If you would have told me at the beginning of our adoption journey that we would be foster parents who are taking in an eight-year-old girl, I would have laughed and told you there is NO way that was going to happen. So how did I, a girl that had always dreamed of having my own baby with freckles and blue eyes like me, come to LOVE Adoption and Foster Care?
I remember a very “passionate” conversation Doug and I had about what we were going to do next after infertility. After a lot of tears, we both realized we were ready to move on to considering adoption.
It was only a few months after announcing that we were pursuing adoption that we met the little boy who is now our son. It was 9 days after seeing a picture of him and his sweet little face wearing a Mickey Mouse tee shirt, that he moved into our home. I always tell people, “some women have 9 months, I had 9 days.”
Our son was 18 months old and probably the most adorable little human I have ever seen in my life. He is a beautiful soul and the people who had loved and cared for him throughout his life up to that time are wonderful loving people who cared deeply for him. His adoption process took a long time, two and half years, during that time we grew as parents and learned a lot about adoption. When we decided to adopt again we thought that the process would be similar… Right?
Boy. Were. We. Wrong.
We quickly learned that no two adoptions are the same. We also began to realize that we were bringing a lot of our infertility fears and wounds with us into this next adoption.
We made a lot of mistakes…
Let me explain.
Clearly, we had been wounded by the infertility process. This is normal and understandable. We were aware of some and unaware of many others. In hindsight, we were desperate for adoption to heal some of these unknown wounds. One of the many wounds that I was still holding onto was the dream of having a newborn. I had tunnel vision about this and didn’t even know it.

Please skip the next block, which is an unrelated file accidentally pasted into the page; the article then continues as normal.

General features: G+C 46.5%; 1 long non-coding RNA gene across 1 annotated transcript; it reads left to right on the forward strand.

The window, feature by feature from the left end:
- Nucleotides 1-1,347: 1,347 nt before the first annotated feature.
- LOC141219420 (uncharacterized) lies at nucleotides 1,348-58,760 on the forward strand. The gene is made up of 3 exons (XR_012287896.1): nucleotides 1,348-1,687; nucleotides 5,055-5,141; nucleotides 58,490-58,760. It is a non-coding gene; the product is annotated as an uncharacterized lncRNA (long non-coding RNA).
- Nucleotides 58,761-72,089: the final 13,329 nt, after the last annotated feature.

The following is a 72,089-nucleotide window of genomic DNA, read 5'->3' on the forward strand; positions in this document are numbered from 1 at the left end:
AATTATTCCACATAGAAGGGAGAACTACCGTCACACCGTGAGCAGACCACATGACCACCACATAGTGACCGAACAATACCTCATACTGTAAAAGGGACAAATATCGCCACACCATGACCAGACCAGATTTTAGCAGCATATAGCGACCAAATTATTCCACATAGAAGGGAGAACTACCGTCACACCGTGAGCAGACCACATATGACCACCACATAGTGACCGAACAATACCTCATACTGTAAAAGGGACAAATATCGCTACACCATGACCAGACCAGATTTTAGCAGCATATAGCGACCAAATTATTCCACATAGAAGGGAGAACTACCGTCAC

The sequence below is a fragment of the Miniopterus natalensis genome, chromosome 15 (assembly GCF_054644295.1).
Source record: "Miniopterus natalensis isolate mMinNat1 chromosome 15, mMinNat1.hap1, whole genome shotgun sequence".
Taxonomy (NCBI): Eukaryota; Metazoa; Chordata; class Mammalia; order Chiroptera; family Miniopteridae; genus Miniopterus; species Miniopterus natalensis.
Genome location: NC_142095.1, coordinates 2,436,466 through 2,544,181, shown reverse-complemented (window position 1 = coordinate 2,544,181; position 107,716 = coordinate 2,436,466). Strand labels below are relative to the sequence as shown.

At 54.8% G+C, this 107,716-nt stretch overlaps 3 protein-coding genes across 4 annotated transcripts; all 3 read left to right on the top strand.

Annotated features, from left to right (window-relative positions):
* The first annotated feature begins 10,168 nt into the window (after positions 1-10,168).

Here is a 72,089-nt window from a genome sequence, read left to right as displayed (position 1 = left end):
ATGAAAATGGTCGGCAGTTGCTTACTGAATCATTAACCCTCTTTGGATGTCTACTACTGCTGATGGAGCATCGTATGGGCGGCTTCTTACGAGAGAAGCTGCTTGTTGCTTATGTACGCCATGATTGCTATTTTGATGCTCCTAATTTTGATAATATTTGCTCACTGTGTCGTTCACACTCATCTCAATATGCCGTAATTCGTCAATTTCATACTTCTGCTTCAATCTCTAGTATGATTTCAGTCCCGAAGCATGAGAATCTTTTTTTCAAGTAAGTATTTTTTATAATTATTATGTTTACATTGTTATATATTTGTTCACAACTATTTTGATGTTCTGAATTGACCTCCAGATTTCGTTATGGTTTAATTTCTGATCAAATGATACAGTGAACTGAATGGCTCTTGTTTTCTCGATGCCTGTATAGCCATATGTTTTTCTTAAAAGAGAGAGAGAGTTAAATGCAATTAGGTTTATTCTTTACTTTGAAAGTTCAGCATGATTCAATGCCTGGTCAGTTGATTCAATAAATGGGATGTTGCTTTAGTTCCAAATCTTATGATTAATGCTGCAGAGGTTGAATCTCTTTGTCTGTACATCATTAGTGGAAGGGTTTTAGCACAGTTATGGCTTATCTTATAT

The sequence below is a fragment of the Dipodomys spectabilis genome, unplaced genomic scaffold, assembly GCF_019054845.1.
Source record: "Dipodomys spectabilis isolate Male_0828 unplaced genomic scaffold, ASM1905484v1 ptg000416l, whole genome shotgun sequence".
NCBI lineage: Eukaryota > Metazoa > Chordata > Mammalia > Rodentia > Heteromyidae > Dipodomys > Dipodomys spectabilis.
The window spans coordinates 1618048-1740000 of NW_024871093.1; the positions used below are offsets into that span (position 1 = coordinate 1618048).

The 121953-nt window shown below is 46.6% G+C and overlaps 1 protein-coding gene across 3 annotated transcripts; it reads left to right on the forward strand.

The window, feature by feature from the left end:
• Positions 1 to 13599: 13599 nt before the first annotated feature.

I will never forget a friend of mine asking why this next adoption MUST be an infant. At that moment, I realized that I was still unconsciously holding onto wanting a newborn.
I would tell Doug I have grieved and let go of so many things but I’m not letting go of this one, I needed a baby. As I held on to this issue, I realized I was making adoption more about what it could do for me, and less about the child I was adopting. It took a lot of hard and painful conversations with my community and therapist to realize that adoption can’t solve my infertility wounds. It is perfectly fine to want to adopt a newborn baby, but for me, I was thinking a newborn baby would magically take away my infertility.
It took a LONG TIME to process this.
This long difficult process of grieving and letting go of so many of my own desires has had the unexpected and miraculous result of me falling madly in love with adoption. Adoption for its own sake, not for what I need or can get out of it. I now see adoption as a wonderful and life-giving process for someone else. Instead of looking at adoption to serve me, I have learned to look at it as a way to serve someone else. This journey, though long and at times very hard and painful has made me a better Mom.
So here are three things I want you to know if you are thinking about adopting after infertility.
Become aware of your infertility wounds
These are normal and understandable. You have been through some serious trauma. Some wounds are going to be obvious, while others might be deeper issues and will be harder to recognize.
If possible, share the burden of your wounds.
My friends and therapist helped me see my wounds from infertility more clearly, and helped me separate them from the adoption process.
One of the ways I was able to do this was to give my unborn biological child a name. This way, I was better able to grieve that child. This might feel counterintuitive, but it helped me separate the fantasy birth child from my real adopted child.
Realize that no amount of children may heal the wounds that infertility can cause.
Those wounds need to be processed with your community. They need time and space, AWAY, and separate from your adoption process.
Adoption is not about solving infertility. It’s about falling in love with adoption.